Wynton Marsalis composed his Gospel Mass "Abyssinian 200—A Gospel Celebration” for the 200th anniversary of the Abyssinian Baptist Church in Harlem in 2008—the worship community which began in 1808 in Lower Manhattan as a group of Ethiopian sailors and African American Baptists, who broke off from the First Baptist Church on Gold Street in protest at the church’s policy of racially segregated seating, and which has since become one of the great centers for church singing in the U.S. Marsalis acknowledges the influence of childhood experiences with his mother at St. Francis Catholic Church in his hometown of New Orleans—but there is a dazzling miscellany of musical styles and voices in the whole piece, which stretches to a full double album: Big band dance grooves, New Orleans dirges and struts, gospel hymns, call and response. The work has been little heard in the U.S. in the last decade, but the recording made by the artists who first staged the work—The Jazz at Lincoln Center Orchestra with Wynton Marsalis and Chorale le Chateau directed by Damien Sneed—brings what must have been an unforgettable set of debut performances to vivid life. If you only have a few minutes, have a listen to the recessional "The Glory Train"—a fabulous example of a Train Song, complete with slowly accelerating clickety-clack percussion and wailing sirens from chorused saxophones, all in the service of an apocalyptic text full of visions of the saints and apostles on the judgment day.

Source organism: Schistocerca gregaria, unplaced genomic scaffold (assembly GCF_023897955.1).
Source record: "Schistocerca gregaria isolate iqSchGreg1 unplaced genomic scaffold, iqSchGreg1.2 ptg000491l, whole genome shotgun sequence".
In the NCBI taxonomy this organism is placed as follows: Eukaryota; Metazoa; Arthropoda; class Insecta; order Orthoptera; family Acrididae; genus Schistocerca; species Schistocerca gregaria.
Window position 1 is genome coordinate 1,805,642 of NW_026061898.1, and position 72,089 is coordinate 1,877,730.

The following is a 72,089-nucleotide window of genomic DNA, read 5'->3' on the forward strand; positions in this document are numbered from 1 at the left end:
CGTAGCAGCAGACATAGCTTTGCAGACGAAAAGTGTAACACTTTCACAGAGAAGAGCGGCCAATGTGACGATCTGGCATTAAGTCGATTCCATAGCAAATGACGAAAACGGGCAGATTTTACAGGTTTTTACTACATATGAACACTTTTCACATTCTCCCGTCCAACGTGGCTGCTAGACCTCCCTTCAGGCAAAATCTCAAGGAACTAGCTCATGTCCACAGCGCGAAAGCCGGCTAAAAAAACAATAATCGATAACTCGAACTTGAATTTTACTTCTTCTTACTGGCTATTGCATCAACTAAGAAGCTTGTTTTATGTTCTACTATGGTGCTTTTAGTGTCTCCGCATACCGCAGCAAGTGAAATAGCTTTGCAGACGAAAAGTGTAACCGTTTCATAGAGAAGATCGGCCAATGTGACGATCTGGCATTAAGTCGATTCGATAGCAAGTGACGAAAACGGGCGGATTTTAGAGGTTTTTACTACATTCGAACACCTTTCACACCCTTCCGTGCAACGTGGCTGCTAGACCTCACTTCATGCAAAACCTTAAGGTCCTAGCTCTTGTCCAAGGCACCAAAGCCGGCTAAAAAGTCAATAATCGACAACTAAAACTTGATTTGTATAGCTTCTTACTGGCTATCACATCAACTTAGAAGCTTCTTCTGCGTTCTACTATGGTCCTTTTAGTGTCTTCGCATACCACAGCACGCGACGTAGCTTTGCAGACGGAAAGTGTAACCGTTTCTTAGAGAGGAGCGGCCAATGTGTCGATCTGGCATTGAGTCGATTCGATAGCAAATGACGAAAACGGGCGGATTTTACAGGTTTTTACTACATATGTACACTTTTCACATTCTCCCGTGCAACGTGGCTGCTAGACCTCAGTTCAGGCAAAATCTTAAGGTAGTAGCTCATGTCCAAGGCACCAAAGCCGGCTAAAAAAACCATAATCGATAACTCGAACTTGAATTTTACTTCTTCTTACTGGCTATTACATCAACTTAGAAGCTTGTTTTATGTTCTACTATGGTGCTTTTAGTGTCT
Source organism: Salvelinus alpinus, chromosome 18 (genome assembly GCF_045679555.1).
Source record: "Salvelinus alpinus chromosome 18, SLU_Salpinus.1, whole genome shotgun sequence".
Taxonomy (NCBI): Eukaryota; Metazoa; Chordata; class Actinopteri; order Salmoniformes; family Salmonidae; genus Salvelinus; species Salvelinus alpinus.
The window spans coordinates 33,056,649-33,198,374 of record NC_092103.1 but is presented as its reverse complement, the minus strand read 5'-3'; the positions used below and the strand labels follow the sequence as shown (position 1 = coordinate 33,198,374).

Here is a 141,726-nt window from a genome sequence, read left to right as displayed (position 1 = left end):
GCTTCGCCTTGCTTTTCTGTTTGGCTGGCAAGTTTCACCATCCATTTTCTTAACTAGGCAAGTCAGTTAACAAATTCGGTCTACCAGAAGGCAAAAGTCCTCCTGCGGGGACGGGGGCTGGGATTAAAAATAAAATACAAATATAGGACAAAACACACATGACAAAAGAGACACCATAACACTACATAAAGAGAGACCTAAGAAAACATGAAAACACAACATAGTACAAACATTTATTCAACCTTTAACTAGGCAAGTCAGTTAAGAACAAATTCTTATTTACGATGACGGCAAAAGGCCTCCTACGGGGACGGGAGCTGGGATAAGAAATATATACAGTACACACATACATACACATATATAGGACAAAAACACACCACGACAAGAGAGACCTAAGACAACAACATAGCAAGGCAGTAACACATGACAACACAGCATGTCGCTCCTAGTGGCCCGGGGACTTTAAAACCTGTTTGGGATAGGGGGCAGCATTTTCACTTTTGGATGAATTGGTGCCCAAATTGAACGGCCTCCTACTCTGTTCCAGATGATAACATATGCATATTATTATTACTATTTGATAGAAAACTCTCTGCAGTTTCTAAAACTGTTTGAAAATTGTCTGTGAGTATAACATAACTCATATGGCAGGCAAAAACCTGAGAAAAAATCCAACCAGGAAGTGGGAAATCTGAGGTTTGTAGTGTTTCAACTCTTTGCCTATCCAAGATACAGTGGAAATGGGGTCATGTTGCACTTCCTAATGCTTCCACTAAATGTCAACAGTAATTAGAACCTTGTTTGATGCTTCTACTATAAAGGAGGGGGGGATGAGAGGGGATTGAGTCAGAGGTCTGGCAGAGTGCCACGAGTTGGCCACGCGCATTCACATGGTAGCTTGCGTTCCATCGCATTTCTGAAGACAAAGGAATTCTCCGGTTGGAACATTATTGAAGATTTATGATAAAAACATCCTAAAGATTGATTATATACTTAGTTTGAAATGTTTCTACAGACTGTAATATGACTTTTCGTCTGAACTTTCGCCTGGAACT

Roxanna Panufnik: Westminster Mass, Westminster Cathedral Choir
I hope you’ll pardon the urge to include something from the tradition I grew up in. Westminster Cathedral, the mother church of the Catholic faith in the U.K., was just down Victoria Street from Westminster Abbey, where I sang and studied from the age of 8 to 13. Its choir has for years been one of the absolute best of its kind, somehow eliciting a musical maturity from the boy trebles that I hesitate to believe I was capable of at that age. Roxanna Panufnik’s Westminster Mass for choir and chamber orchestra, dedicated to the institution, draws on the choir’s full expressive range and musical chops and established Panufnik as one of the best composers of large-scale liturgical music to come out of the U.K. in the last quarter century. Start with the voluptuous Kyrie and enjoy all the delicious major/minor tensions (a big feature of this piece)—but don’t stop there!
The Crossing: Seven Responses